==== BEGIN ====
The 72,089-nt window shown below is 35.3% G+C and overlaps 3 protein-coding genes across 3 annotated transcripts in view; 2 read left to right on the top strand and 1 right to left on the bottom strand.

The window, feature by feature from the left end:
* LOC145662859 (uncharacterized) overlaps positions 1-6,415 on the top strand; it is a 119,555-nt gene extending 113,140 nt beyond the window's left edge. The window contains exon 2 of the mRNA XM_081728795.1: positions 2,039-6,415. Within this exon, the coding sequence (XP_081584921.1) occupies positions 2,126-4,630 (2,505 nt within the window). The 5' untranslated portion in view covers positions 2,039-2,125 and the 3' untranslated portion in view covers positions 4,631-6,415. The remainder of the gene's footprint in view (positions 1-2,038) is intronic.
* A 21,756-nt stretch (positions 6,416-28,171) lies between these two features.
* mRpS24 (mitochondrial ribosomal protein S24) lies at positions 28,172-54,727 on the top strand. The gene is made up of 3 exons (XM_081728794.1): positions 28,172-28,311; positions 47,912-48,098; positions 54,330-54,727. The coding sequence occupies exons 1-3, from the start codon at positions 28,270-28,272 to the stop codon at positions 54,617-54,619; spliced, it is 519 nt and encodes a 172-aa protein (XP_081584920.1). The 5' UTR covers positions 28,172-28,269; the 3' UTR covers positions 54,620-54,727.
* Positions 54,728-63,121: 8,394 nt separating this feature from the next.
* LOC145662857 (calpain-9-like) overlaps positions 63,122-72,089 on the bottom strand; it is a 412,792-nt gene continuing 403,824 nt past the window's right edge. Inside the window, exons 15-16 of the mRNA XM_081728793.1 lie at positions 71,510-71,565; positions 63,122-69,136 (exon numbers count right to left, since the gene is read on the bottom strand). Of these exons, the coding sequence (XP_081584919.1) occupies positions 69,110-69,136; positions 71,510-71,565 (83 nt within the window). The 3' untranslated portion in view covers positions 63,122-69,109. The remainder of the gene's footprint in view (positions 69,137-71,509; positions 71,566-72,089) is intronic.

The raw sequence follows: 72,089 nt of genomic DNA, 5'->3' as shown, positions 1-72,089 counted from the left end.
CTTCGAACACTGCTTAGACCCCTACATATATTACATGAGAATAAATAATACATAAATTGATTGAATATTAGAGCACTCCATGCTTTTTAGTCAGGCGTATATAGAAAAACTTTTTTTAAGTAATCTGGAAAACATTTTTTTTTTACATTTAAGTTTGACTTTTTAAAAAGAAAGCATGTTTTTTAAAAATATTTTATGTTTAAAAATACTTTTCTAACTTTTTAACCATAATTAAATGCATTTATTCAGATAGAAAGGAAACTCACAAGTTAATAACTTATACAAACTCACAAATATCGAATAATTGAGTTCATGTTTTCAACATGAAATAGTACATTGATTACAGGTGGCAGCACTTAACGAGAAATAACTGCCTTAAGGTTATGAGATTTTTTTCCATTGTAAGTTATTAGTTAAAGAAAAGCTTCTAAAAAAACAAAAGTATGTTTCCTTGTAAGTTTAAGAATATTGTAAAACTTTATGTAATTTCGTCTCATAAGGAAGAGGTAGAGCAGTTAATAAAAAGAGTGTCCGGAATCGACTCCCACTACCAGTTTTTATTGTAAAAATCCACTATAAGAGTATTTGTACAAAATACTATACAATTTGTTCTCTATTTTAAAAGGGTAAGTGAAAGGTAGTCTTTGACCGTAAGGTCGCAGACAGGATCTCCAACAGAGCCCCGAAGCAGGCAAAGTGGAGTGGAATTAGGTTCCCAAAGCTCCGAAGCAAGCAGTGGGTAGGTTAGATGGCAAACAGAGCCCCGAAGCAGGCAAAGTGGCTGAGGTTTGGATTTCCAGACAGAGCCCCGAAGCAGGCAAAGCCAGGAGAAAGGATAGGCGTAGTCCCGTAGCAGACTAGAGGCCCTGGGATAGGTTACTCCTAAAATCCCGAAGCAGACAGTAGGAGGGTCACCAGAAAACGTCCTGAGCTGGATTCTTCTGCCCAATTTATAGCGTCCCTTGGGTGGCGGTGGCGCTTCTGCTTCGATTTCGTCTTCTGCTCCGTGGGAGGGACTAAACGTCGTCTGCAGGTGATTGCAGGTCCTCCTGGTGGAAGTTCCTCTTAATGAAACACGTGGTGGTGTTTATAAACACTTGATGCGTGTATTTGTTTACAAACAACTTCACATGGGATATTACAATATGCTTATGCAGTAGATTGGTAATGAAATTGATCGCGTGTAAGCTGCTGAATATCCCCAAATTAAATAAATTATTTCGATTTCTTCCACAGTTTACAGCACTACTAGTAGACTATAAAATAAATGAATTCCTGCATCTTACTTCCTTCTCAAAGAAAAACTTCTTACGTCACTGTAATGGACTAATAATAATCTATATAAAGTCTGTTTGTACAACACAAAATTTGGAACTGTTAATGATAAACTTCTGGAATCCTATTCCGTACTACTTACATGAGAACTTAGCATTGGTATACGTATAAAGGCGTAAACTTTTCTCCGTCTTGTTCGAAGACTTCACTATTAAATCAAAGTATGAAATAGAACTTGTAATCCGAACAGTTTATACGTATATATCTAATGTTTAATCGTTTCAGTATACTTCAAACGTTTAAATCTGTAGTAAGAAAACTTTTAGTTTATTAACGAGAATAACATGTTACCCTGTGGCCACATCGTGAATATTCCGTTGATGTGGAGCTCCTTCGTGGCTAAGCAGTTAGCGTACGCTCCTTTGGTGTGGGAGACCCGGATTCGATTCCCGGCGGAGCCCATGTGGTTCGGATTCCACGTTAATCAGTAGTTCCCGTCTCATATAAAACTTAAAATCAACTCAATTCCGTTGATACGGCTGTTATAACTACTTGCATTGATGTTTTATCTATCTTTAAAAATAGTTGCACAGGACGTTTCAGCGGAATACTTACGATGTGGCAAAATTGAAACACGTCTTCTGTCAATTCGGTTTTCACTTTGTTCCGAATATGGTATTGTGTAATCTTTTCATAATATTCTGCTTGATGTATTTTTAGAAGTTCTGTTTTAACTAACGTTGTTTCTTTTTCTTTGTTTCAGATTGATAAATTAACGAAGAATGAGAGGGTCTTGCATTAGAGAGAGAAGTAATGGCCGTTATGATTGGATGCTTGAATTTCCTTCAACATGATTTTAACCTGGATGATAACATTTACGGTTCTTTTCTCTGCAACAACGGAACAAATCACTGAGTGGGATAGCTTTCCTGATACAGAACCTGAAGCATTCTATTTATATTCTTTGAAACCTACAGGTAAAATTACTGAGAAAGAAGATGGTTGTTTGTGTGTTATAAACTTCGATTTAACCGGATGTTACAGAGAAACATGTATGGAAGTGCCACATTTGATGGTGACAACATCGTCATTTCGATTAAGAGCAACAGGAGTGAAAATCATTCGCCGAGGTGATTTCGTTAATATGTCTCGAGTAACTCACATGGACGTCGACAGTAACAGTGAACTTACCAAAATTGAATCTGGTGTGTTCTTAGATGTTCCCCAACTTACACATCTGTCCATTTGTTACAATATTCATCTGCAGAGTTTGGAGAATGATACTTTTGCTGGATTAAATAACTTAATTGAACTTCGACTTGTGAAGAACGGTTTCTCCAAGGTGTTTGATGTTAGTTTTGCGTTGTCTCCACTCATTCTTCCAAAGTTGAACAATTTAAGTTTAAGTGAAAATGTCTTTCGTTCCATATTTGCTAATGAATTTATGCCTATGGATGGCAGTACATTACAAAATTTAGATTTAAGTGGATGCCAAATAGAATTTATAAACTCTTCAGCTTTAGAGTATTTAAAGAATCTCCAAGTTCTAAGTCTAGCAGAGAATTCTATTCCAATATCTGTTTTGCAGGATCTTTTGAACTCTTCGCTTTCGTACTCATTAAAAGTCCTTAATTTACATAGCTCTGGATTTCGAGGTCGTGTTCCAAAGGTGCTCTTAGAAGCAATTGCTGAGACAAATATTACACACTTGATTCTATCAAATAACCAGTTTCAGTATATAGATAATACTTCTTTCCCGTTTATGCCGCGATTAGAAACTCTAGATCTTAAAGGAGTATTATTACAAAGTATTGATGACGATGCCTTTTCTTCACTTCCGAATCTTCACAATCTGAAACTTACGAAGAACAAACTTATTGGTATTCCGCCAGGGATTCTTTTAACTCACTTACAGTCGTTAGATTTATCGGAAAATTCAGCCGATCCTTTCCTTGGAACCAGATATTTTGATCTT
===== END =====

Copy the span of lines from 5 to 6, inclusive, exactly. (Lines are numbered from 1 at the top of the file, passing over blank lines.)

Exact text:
* mRpS24 (mitochondrial ribosomal protein S24) lies at positions 28,172-54,727 on the top strand. The gene is made up of 3 exons (XM_081728794.1): positions 28,172-28,311; positions 47,912-48,098; positions 54,330-54,727. The coding sequence occupies exons 1-3, from the start codon at positions 28,270-28,272 to the stop codon at positions 54,617-54,619; spliced, it is 519 nt and encodes a 172-aa protein (XP_081584920.1). The 5' UTR covers positions 28,172-28,269; the 3' UTR covers positions 54,620-54,727.
* Positions 54,728-63,121: 8,394 nt separating this feature from the next.